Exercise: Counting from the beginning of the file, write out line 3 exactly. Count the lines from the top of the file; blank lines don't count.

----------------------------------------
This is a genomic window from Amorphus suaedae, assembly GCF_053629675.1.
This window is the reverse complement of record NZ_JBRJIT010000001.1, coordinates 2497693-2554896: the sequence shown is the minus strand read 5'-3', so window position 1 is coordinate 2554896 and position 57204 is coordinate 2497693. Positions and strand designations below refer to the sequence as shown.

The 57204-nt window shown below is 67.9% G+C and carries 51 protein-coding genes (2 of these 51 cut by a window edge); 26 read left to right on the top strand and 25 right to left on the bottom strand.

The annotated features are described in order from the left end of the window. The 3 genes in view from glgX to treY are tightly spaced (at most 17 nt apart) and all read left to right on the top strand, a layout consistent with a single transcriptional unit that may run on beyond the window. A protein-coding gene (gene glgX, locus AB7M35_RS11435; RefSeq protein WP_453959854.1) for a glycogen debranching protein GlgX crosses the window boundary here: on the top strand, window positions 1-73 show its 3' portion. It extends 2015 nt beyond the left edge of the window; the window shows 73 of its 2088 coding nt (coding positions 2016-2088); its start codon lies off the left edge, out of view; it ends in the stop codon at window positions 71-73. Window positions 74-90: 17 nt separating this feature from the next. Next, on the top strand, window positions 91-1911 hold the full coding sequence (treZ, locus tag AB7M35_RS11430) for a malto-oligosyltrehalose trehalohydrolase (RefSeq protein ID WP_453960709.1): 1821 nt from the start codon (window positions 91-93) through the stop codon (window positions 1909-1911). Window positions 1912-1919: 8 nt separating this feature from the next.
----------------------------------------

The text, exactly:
The 57204-nt window shown below is 67.9% G+C and carries 51 protein-coding genes (2 of these 51 cut by a window edge); 26 read left to right on the top strand and 25 right to left on the bottom strand.